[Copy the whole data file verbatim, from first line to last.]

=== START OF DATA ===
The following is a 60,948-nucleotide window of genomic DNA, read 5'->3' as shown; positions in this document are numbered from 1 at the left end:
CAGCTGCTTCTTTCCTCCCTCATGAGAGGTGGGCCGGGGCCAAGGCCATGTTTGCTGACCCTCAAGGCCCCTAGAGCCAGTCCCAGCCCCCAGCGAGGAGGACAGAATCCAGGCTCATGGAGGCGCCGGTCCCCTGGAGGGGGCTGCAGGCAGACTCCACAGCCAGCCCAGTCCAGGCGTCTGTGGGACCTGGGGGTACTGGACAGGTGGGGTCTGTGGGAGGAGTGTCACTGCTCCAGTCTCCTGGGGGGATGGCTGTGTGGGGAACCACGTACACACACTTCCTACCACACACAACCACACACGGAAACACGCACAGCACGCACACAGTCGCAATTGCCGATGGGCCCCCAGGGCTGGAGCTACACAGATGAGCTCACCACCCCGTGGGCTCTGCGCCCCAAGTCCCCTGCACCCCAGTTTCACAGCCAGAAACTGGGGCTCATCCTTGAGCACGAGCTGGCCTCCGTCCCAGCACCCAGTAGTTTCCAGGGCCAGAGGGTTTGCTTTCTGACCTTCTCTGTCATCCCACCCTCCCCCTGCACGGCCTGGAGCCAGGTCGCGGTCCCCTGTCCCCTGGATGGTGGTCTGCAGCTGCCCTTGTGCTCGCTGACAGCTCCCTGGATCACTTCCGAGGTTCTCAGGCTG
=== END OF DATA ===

The following is a 60,948-nucleotide window of genomic DNA, read 5'->3' as shown; positions in this document are numbered from 1 at the left end:
CAGCTGCTTCTTTCCTCCCTCATGAGAGGTGGGCCGGGGCCAAGGCCATGTTTGCTGACCCTCAAGGCCCCTAGAGCCAGTCCCAGCCCCCAGCGAGGAGGACAGAATCCAGGCTCATGGAGGCGCCGGTCCCCTGGAGGGGGCTGCAGGCAGACTCCACAGCCAGCCCAGTCCAGGCGTCTGTGGGACCTGGGGGTACTGGACAGGTGGGGTCTGTGGGAGGAGTGTCACTGCTCCAGTCTCCTGGGGGGATGGCTGTGTGGGGAACCACGTACACACACTTCCTACCACACACAACCACACACGGAAACACGCACAGCACGCACACAGTCGCAATTGCCGATGGGCCCCCAGGGCTGGAGCTACACAGATGAGCTCACCACCCCGTGGGCTCTGCGCCCCAAGTCCCCTGCACCCCAGTTTCACAGCCAGAAACTGGGGCTCATCCTTGAGCACGAGCTGGCCTCCGTCCCAGCACCCAGTAGTTTCCAGGGCCAGAGGGTTTGCTTTCTGACCTTCTCTGTCATCCCACCCTCCCCCTGCACGGCCTGGAGCCAGGTCGCGGTCCCCTGTCCCCTGGATGGTGGTCTGCAGCTGCCCTTGTGCTCGCTGACAGCTCCCTGGATCACTTCCGAGGTTCTCAGGCTG